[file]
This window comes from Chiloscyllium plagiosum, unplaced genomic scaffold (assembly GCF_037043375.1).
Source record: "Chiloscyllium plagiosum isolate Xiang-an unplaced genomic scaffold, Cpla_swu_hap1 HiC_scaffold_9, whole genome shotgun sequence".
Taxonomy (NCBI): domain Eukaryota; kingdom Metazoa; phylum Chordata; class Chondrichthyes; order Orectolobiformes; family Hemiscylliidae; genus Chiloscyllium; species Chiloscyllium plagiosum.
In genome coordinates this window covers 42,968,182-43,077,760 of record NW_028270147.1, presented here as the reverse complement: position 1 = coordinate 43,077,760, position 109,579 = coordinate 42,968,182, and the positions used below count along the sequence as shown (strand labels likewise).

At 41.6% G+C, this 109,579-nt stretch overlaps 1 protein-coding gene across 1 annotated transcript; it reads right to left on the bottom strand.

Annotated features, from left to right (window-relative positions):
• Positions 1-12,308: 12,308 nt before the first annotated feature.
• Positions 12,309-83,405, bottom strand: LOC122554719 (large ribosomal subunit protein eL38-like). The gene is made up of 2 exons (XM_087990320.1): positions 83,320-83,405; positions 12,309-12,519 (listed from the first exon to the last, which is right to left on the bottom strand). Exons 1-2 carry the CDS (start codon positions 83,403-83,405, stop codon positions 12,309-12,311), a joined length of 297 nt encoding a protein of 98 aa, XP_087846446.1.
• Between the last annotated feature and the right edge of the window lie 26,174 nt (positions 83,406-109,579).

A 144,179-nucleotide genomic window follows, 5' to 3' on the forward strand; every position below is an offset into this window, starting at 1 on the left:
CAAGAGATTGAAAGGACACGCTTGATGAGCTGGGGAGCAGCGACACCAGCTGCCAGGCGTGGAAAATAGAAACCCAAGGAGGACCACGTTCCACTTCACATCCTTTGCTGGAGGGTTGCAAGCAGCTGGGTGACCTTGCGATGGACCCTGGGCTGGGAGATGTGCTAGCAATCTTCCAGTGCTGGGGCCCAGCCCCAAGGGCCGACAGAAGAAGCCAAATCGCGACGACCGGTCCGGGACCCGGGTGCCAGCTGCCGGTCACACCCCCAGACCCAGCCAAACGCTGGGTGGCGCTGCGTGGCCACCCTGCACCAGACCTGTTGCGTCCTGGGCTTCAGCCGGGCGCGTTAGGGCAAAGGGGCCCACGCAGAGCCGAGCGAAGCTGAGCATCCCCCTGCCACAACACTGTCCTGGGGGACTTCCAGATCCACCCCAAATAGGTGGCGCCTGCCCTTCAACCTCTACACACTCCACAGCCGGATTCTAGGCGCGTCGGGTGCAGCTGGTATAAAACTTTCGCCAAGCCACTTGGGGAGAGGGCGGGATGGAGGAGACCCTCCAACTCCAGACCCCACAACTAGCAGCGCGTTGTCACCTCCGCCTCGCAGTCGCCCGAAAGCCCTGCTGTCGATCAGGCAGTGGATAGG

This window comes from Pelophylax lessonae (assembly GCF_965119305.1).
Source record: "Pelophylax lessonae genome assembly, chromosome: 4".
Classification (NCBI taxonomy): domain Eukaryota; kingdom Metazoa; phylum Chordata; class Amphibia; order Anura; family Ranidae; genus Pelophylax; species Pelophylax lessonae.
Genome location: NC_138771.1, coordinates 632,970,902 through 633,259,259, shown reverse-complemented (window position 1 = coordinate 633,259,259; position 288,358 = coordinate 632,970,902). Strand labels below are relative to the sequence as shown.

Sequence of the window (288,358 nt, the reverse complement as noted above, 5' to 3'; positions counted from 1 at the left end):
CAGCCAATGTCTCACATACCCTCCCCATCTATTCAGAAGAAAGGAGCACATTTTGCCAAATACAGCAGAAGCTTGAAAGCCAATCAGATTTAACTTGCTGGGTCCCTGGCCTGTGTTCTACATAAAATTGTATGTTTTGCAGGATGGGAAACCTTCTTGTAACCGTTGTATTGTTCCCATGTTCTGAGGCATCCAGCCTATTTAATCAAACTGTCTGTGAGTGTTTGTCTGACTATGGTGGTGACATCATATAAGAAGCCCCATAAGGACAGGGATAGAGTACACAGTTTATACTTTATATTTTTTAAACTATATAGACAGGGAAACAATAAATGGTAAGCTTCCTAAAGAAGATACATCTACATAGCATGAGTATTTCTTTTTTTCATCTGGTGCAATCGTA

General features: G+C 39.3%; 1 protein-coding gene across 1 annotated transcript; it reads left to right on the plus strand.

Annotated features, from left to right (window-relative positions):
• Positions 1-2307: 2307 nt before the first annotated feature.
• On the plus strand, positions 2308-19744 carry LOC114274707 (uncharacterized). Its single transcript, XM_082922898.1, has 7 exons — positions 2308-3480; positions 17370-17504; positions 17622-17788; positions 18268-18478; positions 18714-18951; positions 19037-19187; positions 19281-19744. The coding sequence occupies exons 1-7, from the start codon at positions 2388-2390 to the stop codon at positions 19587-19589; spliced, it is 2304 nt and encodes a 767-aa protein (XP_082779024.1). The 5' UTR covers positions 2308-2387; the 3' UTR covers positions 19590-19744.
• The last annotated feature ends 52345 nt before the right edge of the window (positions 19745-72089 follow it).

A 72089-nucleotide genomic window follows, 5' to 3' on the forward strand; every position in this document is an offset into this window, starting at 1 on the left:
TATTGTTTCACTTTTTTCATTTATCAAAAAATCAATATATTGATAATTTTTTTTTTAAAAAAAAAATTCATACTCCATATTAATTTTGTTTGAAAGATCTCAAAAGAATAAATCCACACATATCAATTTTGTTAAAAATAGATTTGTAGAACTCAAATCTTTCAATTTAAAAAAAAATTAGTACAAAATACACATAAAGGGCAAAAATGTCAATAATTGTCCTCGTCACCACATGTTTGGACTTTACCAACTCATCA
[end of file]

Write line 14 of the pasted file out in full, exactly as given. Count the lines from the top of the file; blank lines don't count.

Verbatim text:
Classification (NCBI taxonomy): domain Eukaryota; kingdom Metazoa; phylum Chordata; class Amphibia; order Anura; family Ranidae; genus Pelophylax; species Pelophylax lessonae.